The week of May 28, 2013, I received the estate file for my birth mother. I decided to try to locate the executor of the estate, thinking she could give me insight as to who my birth mother was as a person. The executor I found on the internet had passed away, but her daughter was also a witness to the will. I looked her up on the internet and found her address and phone number. I called her and left a message. She called me back a week later. She told me I was a “blast from the past.”
The daughter of the executor told me, “Your birth mom wasn’t a bad person.” A lump formed in my throat. She told me my birth mom lacked social skills, was not a “motherly person,” and lived at the bar the executor owned. The executor bought all of my birth mom’s clothes and her necessities to live. It appeared she didn’t know how to live on her own. My eyes watered as I listened. Her experiences as an orphan molded her into the woman she became.
As we were discussing my birth mom’s life trials, the executor’s daughter said, “I remember the day you came along.” I almost fell to my knees when I heard that phrase. I asked her, “Wait, you knew about me?”
She laughed and said, “Rebecca, your birth was a comedy of errors.” She then went on to tell me that my birth mom was an alcoholic. She would open the bar at 7 a.m. and stay there, drinking all day and into the night. The evening of January 11, 1980, my birth mom was at the bar, where she had been all day. Suddenly she started having stomach pains and cramps. The executor drove her to the hospital, where she was admitted. The executor left the hospital to close her bar, and when she returned a nurse told her “it would be any time.”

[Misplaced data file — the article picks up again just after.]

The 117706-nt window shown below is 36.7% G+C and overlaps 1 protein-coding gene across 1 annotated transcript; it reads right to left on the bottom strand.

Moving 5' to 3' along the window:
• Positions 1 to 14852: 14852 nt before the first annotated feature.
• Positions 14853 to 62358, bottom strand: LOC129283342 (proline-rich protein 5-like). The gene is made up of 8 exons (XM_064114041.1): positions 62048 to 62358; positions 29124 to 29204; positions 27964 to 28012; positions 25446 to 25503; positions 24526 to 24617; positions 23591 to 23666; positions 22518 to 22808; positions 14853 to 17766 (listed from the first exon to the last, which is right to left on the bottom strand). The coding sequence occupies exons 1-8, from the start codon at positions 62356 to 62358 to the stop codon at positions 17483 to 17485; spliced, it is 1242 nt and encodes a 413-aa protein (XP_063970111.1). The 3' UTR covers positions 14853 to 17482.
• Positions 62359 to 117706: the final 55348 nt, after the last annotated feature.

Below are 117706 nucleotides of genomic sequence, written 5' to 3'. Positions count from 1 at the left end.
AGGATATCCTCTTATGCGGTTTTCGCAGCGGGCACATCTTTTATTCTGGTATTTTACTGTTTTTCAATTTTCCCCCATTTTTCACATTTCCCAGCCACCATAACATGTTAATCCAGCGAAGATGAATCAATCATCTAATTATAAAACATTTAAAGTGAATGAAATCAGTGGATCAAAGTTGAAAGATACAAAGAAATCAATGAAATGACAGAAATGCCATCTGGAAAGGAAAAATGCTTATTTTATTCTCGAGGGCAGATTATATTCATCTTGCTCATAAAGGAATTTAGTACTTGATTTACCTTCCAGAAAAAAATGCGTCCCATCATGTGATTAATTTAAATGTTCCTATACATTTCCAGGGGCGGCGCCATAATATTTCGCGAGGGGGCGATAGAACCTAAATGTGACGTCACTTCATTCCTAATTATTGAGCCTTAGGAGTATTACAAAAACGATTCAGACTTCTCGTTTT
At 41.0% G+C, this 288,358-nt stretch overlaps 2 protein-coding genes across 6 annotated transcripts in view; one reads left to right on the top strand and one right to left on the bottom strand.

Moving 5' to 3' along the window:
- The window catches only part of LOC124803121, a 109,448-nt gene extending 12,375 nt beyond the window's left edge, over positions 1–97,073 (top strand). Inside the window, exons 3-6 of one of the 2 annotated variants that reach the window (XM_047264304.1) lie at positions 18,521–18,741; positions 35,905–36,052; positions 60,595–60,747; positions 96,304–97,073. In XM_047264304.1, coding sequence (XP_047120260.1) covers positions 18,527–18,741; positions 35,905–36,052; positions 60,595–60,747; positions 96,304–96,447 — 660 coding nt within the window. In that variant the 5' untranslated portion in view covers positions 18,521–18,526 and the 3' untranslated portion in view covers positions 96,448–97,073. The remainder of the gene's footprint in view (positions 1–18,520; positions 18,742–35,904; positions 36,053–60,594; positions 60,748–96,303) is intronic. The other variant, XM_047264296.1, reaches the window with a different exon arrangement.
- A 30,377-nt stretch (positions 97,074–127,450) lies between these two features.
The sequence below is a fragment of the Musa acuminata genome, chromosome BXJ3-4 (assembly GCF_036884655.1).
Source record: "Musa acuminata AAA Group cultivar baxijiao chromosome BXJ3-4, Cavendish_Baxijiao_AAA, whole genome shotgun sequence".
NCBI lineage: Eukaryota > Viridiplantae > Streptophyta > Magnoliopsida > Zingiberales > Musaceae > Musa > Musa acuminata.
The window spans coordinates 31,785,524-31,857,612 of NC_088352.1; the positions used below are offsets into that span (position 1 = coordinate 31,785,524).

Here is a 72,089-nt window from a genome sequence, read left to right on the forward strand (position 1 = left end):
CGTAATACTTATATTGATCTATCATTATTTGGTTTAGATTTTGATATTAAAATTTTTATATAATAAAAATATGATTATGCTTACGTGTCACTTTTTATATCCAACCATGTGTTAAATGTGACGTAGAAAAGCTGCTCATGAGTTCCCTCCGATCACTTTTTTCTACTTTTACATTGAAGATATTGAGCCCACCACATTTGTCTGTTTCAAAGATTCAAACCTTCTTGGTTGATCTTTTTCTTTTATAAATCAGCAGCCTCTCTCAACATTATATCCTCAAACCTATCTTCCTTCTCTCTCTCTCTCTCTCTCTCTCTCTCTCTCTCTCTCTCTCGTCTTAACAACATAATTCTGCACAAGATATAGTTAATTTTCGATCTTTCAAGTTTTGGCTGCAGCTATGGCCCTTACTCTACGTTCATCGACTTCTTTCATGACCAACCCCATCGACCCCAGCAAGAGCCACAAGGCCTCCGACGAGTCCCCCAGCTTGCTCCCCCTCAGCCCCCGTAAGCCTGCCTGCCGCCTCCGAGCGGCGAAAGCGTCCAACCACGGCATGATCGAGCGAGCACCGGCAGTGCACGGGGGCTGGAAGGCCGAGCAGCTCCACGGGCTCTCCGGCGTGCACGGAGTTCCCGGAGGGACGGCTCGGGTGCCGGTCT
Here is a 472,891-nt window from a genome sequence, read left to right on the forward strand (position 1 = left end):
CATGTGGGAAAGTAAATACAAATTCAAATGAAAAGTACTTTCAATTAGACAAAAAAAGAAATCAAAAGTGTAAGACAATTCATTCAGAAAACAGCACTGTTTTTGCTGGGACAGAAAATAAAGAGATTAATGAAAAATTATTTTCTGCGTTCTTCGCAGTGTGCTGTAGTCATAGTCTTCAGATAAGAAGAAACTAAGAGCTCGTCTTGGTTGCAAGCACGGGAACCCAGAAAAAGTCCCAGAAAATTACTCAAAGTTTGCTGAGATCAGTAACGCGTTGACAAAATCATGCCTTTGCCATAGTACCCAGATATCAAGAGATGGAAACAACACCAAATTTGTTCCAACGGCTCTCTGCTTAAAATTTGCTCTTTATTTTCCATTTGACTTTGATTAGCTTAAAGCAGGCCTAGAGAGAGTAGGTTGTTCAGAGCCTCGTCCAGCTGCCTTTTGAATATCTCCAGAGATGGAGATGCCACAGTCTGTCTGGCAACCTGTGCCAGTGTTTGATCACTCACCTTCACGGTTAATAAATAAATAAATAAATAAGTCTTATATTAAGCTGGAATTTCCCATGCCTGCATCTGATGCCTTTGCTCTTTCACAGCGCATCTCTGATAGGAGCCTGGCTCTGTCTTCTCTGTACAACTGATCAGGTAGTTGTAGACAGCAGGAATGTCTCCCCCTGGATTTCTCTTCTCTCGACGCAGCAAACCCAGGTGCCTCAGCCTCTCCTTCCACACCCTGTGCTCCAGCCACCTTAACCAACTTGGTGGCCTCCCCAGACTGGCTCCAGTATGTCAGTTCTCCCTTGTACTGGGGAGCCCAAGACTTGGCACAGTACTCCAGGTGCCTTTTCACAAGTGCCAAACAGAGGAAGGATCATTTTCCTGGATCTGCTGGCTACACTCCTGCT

The executor looked at her with a confused expression. The nurse said my birth mom was going to have a baby. The executor said that was impossible, as my birth mom didn’t have a boyfriend. The nurse quipped, “Well, she didn’t do it on her own.” My birth mom had no idea she was pregnant, nor did anyone else. I asked the executor’s daughter if my birth mom held me. She said yes, she did. I can’t explain the feeling I had when I heard that. I had wondered for 33 years. A smile came across my lips.
The executor’s daughter told me my birth mom would talk about my birth every now and then. She would get nostalgic on my birthday and wonder if I was happy and had a good upbringing. Again, a smile crossed my face. Another answer after 33 years. The amazing part is that the executor is the one who contacted the adoption agency. She told my birth mom she couldn’t raise a baby, and the best option would be to put her up for adoption. I began to cry when I heard that. I have had an amazing life with an amazing family. My birth mom gave me beautiful gifts of family, friends, and life. For these things, I am forever thankful.